I have only scratched the surface of this subject here. There is so much more to learn about these fascinating and charming birds. They are twined through so many cultures, mythologies and histories; it would be a sad world indeed, if the clever raven and crow were not here to share it with us.

    "If men had wings and bore black feathers, few of them would be clever enough to be crows" -- Rev. Henry Beecher, 1810

    References and Resources:

    Full episode of Ravens on Nature

    About the Common Raven

    About the American Crow

    Excellent Raven and Crow photos by Paul Lantz

    Raven and Crow Drawing guide by Elruu

    Drawing Birds Tutorial by Joumana Medlej

    My reference folder for wings tutorials and things on Deviant Art

    Books:
    American Crow and Common Raven by Lawrence Kilham
    Crows & Jays by Steve Nadge and Hillary Burn
    Mind of the Raven: Investigations and Adventures with Wolf-Birds by Bernd Heinrich

    Jenny Heidewald is one of those self-taught artists that has been drawing since she was little; she remembers the exact moment she decided that she wanted to be an artist. Interestingly enough, it was while watching her mom draw the hand of God reaching from the clouds to His followers. Jenny was floored, it seemed to be magic, an image appearing out of nowhere. She thought, "I want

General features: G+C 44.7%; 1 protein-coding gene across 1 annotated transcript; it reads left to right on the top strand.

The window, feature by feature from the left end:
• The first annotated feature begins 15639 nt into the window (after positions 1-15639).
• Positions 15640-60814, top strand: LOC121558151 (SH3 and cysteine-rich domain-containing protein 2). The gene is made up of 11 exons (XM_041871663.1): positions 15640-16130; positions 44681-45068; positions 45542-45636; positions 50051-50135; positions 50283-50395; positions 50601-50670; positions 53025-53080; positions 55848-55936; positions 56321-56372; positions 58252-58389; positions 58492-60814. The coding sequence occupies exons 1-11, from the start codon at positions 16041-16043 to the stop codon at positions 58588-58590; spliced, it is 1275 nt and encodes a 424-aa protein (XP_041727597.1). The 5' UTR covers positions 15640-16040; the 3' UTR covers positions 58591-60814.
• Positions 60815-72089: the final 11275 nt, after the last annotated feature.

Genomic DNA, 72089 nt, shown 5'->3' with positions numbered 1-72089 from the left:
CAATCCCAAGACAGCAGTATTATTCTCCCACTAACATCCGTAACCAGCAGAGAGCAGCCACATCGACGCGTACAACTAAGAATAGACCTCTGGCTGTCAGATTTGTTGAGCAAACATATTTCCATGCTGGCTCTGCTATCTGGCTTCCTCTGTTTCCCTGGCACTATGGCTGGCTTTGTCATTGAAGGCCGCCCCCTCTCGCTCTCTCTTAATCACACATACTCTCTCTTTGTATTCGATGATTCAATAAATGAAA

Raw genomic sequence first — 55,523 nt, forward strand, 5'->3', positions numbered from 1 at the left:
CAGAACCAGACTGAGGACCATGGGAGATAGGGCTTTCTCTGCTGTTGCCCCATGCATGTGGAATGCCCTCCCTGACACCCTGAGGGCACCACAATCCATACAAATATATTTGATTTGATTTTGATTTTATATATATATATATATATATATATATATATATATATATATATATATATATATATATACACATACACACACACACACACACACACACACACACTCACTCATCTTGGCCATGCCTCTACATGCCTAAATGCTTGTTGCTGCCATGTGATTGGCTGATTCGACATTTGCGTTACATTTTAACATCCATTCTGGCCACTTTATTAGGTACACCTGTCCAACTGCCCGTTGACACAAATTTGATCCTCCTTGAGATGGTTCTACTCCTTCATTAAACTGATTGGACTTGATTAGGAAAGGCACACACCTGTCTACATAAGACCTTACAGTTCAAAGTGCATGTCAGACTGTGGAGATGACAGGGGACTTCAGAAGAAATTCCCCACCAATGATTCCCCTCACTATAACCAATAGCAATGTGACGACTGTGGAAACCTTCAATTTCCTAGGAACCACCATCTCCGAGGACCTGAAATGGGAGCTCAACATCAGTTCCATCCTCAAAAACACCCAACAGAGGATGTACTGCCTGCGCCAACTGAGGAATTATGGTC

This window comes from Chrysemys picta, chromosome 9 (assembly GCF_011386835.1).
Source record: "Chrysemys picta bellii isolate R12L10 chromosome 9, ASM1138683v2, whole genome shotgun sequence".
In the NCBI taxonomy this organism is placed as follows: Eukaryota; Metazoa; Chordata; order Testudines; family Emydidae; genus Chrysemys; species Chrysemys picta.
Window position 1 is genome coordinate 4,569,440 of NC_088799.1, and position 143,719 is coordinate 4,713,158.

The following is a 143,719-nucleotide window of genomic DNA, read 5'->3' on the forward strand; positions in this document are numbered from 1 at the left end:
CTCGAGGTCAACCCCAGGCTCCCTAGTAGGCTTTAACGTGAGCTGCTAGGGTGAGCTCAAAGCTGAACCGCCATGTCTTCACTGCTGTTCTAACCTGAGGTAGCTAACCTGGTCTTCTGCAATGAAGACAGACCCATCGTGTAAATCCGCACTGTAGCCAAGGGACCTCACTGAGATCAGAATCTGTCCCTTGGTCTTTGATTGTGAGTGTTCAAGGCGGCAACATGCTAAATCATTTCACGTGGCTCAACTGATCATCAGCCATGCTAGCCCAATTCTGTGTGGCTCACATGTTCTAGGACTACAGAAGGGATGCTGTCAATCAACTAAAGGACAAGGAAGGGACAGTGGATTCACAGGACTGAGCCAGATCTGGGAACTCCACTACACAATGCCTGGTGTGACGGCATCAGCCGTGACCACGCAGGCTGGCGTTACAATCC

to do THAT!" In addition to writing for EMG-zine, Jenny is a prolific artist who has worked in many mediums. Her current favorite technique is working with colored micron pens, and coloring either with watercolor or Photoshop. Jenny lives in Maryland with her husband. Please check out her Sketchfest, Portrait Adoption, Deviant Art, and Elfwood pages.
    Would you like to support our contributors? As a subscriber, you could use your subscription fee to pay this author for their work, as well as receive lots of extra subscriber perks!



    Fantasy coloring books from Ellen Million Graphics Get a pre-made portrait, ready to go! A 48 hour creative jam for artists An e-zine for fantasy artists and writers A shared world adventure

    Return To EMG-Zine Entrance

    All graphics on these pages are under copyright. Webpage design copyrighted by Ellen Million Graphics. All content copyrighted by the creating artist. If you find anything which is not working properly, please let me know!

    Ellen Million Graphics Main Page

    EMG powered by: a few minions and lots of enchanted search frogs
    --

    Random artwork
    from this issue: